Guatemala Trip, Part 4: Huehuetenango

Guatemala Trip, Part 4: Huehuetenango

On to the steep slopes of Huehuetenango!

Finca La Providencia

"If you've had Flying Monkey, Southpaw, or other Signature Blends recently, you've tasted coffee from La Providencia. It's the body and soul of our blends for a good portion of the year. Max Palacios is the owner of the farm."

"The day's harvest flows into the fermentation tank after depulping."

"After fermentation and washing, the parchment coffee dries in the sun on large concrete patios and is turned regularly to ensure even drying. This step is crucial for optimum cup quality. The workers even change the orientation of the rows as the day passes so that the mounds don't cast shadows."

"After drying, parchment coffee is bagged and loaded onto trucks to be taken to the dry mill. We’ve heard and seen it throughout Guatemala this year, but the labor shortage seems especially acute in Huehuetenango. Proximity to the Mexico border is a major factor, as thousands of people have emigrated north during the pandemic. Timing is essential to the coffee harvest, and with fewer pickers a noticeable amount of coffee is going unpicked."

Finca La Bolsa

La Bolsa is one of three farms owned and managed by Vides58 in Huehuetenango, along with El Rincon and Las Terrazas. Jorge Vides, a doctor, founded La Bolsa in 1958. Since 1995 it has been managed by his daughter, María Elena Vides, and grandson, Renardo “Nayo” Ovalle.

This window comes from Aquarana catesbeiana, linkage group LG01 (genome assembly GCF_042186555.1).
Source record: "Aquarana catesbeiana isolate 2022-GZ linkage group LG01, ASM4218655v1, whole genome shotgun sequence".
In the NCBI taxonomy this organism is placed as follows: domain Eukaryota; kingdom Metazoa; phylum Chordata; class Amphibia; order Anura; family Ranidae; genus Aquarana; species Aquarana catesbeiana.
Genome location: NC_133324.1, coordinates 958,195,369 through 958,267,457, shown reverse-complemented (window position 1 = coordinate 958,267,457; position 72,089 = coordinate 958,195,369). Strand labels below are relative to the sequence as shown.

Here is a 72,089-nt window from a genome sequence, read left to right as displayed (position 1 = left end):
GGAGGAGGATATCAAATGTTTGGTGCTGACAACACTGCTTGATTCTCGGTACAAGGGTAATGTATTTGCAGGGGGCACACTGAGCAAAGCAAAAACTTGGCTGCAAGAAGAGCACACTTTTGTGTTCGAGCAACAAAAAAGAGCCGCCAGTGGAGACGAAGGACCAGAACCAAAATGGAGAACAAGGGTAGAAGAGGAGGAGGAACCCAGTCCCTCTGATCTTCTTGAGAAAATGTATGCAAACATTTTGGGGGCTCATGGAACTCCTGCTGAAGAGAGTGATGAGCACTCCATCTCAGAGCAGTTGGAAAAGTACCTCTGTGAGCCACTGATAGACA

"The nursery at La Bolsa looks vibrant and full right now. They anticipate planting 75,000 new plants of multiple varietals spread across all three farms. Renewal is a constant and organized process given that most coffee trees do not produce a viable volume of cherries until they are 3-4 years old. The current schedule is to renew around 5% each year."

"The mill is at the base of the farm with nearly all of the coffee lots climbing upwards several hundred meters until the sheer rock faces leading to the mountain peaks prevent further cultivation."

"Bees are a new addition to the farm, placed and managed by a neighbor. Bees play an essential role in coffee production by pollinating the coffee trees and helping buds set. La Bolsa also hopes to eventually collect honey from the project."

"One of the best ways to get around Huehue is in the back of a pickup truck. A little bumpy, sure, but the views are worth it!"

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